It’s a weird one, today. Pokémon GO is running an extra-long Community Day with some crucial additions today, trying to re-orient an event all about getting outside and hanging out with people to one that’s all about staying inside and throwing balls at psychic foxes. Abra community day might not be what we all hope for from this thing, but it’s happening, and there are some small additions here to help. If you want some free stuff, to help you with that, here’s some help.
The code came to us from a little cypher on Twitter last night that had people solving a code with a series of Pokémon with Abra in the middle. I’d like to go into more detail than that, but for some reason the Tweet has been deleted, and it’s not like I screenshotted it. Maybe it was too hard? I didn’t spend much time with it then, figuring someone else would just do it and I could get the code. And wouldn’t you know, that’s what happened: also Niantic just sort of tweeted it out moments later.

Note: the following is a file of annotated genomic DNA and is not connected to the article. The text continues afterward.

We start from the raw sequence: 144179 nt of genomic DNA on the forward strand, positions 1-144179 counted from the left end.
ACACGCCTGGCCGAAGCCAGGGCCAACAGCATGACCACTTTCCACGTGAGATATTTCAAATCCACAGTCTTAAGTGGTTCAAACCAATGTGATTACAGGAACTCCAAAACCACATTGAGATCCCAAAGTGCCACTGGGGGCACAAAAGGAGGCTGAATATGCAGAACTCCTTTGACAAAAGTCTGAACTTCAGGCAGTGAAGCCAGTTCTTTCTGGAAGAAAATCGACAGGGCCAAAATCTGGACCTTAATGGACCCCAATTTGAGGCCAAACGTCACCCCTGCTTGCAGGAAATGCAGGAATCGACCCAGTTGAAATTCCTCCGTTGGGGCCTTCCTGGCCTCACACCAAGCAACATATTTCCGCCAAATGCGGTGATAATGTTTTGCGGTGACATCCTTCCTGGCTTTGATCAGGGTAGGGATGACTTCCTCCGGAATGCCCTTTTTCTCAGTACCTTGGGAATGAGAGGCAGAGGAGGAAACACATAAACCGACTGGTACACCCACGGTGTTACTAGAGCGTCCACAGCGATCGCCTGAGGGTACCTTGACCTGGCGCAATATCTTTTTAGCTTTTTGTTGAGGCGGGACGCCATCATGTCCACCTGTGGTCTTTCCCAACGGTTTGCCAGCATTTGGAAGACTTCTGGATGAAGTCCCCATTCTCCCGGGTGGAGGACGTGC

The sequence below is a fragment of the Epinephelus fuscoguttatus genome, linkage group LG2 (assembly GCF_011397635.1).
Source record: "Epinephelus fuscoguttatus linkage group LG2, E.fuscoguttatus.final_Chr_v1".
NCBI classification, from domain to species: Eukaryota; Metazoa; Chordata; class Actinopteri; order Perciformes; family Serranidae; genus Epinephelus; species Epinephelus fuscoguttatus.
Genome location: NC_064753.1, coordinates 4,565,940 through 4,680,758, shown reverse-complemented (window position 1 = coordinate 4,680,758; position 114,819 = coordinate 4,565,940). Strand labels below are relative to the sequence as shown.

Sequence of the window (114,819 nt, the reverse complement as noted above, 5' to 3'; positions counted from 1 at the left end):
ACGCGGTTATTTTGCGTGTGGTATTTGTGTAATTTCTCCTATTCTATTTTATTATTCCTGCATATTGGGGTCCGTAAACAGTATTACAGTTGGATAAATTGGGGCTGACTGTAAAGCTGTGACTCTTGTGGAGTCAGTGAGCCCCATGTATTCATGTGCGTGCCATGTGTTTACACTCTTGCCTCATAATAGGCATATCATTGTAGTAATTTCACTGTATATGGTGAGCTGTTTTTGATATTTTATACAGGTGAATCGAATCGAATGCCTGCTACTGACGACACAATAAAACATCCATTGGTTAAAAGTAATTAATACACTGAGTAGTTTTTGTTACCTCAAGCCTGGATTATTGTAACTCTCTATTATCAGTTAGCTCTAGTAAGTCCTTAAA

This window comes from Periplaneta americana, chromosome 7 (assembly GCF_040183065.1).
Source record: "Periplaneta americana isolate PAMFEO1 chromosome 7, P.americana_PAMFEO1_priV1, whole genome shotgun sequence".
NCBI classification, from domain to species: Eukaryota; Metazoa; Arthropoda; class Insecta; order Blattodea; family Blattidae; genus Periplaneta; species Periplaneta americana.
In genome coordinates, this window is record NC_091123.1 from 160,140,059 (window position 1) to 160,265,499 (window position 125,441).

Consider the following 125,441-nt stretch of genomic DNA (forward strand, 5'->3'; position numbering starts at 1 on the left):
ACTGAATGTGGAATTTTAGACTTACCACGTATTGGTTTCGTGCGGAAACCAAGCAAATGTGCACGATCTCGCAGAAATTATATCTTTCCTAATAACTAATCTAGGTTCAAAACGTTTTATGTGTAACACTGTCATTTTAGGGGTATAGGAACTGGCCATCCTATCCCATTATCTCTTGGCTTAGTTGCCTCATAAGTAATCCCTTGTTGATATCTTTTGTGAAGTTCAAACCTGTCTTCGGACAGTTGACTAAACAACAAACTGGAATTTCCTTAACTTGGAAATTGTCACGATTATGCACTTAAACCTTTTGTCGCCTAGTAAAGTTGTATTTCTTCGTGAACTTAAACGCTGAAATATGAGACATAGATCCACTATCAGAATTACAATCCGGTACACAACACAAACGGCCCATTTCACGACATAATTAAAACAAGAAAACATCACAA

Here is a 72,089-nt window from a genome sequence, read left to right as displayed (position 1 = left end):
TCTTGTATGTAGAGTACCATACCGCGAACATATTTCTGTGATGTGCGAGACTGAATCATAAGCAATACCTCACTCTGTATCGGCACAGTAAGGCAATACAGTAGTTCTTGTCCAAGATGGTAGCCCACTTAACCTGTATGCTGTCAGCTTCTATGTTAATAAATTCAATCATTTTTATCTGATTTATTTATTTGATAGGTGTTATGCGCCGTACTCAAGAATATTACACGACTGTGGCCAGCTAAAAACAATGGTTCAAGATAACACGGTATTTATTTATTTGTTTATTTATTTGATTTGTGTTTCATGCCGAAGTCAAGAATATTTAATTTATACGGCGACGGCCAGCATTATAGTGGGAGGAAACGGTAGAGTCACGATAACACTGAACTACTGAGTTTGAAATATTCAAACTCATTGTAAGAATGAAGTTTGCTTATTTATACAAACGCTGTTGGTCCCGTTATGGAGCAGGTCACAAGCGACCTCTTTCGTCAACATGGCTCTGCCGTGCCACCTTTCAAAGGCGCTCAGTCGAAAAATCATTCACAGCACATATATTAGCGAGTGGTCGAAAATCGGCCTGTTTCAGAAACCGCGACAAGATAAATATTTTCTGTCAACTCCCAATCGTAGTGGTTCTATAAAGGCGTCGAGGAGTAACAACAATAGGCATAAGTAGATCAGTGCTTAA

If you’re on Android, you can input this in-game. On iOS, you need to do it on the web. Follow this link and sign in with whatever account you use for the game.
It’s not much: just 20 great balls and 20 razzberries. But those are items that you now don’t need to go to a Pokéstop to get, and that’s going to extend the amount of community day that you’re able to participate in without leaving the house, and that’s sort of the name of the game with this one. I’m shooting for my regular 3 shinies—one for each evolution. We’ll see if I can manage this.
Niantic has been doing more of these promo codes recently, and they’re a fun little addition to the game. It’s stepped up its distribution of resources in general, responding to the fact that it’s significantly more difficult to visit Pokéstops to load up on balls and berries. I hope they keep doing these codes after the world begins to slowly piece itself back together, however. There’s always something fun about getting an out-of-game code to get something in-game, even if it’s relatively minor.
Lawsuit accuses Google have tracking people in Chrome's Incognito mode – MobileSyrup
A proposed class-action lawsuit has been filed against Google for tracking users while they browse in Chrome’s Incognito mode.
Specifically, the lawsuit accuses Google of violating U.S. federal wiretapping laws by tracking users’ online activity, even in Incognito mode. Further, the complaint cites Google tools like Analytics, Ad Manager, smartphone and PC applications and website plugins, saying Google leverages them to monitor uses, even if they don’t click on any Google ads.
The lawsuit also says that “millions” of users who went online using Incognito mode since June 1st, 2016 have likely been affected.